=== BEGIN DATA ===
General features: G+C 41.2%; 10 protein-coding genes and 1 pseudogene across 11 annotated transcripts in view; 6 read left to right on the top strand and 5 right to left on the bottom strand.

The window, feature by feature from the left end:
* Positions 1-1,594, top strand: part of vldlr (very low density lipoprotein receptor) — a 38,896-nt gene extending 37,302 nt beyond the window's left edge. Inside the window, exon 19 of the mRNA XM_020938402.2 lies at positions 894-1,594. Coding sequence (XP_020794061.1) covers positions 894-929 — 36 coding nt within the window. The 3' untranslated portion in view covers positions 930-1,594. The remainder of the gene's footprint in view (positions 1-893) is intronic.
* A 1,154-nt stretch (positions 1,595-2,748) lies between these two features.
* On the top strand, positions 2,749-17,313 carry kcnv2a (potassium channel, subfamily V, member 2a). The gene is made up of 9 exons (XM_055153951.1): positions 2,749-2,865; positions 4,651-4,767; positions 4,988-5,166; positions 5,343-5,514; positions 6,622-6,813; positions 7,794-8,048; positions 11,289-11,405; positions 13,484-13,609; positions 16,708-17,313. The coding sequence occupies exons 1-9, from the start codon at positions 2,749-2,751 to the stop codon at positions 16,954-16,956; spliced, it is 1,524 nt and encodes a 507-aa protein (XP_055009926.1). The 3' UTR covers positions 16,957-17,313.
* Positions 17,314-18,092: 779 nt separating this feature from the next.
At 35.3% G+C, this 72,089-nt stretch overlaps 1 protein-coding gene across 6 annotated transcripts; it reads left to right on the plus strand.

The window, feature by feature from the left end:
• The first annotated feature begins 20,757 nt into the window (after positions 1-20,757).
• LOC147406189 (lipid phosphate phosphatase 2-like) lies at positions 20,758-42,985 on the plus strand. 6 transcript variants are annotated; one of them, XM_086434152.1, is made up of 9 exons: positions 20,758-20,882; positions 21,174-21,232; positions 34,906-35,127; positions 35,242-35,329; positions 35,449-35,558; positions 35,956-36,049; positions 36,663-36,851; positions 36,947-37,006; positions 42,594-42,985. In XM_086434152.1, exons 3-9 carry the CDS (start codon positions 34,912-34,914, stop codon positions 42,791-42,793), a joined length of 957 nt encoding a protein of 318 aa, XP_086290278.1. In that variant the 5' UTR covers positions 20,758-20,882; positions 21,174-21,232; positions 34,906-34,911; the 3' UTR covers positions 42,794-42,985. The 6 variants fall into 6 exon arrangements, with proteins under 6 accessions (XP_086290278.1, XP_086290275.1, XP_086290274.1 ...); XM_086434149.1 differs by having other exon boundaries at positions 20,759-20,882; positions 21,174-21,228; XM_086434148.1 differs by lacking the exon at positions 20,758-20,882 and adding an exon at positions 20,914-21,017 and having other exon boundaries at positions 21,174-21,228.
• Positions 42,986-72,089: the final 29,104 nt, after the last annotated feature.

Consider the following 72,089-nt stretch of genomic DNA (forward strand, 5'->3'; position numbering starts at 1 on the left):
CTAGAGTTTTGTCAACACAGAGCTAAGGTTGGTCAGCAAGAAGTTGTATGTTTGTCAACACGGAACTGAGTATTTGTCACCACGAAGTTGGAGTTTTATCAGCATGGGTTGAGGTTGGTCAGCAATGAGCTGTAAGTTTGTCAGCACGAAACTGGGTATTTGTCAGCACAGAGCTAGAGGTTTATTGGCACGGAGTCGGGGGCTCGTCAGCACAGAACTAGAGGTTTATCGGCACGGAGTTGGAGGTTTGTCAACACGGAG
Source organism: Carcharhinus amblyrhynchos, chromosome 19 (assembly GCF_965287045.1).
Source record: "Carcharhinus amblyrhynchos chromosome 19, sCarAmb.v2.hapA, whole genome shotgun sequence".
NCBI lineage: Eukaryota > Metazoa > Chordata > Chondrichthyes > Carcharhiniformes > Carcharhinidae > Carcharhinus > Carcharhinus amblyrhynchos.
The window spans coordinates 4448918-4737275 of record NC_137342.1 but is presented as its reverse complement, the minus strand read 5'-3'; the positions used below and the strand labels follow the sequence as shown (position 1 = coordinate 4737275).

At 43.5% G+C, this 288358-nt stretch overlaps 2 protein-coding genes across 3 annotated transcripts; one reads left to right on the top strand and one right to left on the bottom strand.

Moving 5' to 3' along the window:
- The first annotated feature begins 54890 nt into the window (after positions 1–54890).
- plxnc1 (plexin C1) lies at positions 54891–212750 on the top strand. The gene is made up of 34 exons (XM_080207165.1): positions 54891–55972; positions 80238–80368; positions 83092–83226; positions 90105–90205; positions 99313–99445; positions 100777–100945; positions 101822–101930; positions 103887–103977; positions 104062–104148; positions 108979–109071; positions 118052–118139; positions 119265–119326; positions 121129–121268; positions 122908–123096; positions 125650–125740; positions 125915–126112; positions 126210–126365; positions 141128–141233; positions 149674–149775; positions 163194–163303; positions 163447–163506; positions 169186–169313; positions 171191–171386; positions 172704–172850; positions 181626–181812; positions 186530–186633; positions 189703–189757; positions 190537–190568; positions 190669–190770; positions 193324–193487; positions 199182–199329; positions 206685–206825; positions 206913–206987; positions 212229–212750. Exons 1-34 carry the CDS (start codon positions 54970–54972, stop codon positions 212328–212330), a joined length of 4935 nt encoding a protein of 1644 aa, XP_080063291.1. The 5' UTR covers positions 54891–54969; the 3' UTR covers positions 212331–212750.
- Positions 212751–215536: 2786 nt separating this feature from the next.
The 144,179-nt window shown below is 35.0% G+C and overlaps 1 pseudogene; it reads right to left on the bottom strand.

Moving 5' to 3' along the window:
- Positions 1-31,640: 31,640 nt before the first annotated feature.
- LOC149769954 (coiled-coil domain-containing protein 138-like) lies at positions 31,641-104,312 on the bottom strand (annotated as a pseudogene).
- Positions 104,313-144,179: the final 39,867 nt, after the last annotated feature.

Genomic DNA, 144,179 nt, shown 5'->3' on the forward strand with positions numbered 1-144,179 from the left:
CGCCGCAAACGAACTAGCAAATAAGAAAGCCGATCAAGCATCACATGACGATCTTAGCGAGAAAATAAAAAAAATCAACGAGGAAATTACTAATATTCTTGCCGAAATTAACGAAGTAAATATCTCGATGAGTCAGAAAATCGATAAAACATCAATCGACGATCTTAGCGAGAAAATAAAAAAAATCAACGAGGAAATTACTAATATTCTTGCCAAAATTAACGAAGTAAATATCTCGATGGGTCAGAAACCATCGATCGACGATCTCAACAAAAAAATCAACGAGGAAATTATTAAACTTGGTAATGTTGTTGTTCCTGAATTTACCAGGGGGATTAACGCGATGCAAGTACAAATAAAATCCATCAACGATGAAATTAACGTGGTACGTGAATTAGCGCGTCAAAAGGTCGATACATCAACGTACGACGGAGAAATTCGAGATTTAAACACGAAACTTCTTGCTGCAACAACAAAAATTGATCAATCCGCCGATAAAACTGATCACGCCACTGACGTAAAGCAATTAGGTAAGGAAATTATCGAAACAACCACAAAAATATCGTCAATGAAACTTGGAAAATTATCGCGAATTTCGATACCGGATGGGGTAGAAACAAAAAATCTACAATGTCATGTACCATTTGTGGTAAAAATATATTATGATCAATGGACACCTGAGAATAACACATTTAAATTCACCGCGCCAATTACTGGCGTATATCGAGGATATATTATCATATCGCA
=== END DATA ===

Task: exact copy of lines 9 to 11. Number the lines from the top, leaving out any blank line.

• The first annotated feature begins 20,757 nt into the window (after positions 1-20,757).
• LOC147406189 (lipid phosphate phosphatase 2-like) lies at positions 20,758-42,985 on the plus strand. 6 transcript variants are annotated; one of them, XM_086434152.1, is made up of 9 exons: positions 20,758-20,882; positions 21,174-21,232; positions 34,906-35,127; positions 35,242-35,329; positions 35,449-35,558; positions 35,956-36,049; positions 36,663-36,851; positions 36,947-37,006; positions 42,594-42,985. In XM_086434152.1, exons 3-9 carry the CDS (start codon positions 34,912-34,914, stop codon positions 42,791-42,793), a joined length of 957 nt encoding a protein of 318 aa, XP_086290278.1. In that variant the 5' UTR covers positions 20,758-20,882; positions 21,174-21,232; positions 34,906-34,911; the 3' UTR covers positions 42,794-42,985. The 6 variants fall into 6 exon arrangements, with proteins under 6 accessions (XP_086290278.1, XP_086290275.1, XP_086290274.1 ...); XM_086434149.1 differs by having other exon boundaries at positions 20,759-20,882; positions 21,174-21,228; XM_086434148.1 differs by lacking the exon at positions 20,758-20,882 and adding an exon at positions 20,914-21,017 and having other exon boundaries at positions 21,174-21,228.
• Positions 42,986-72,089: the final 29,104 nt, after the last annotated feature.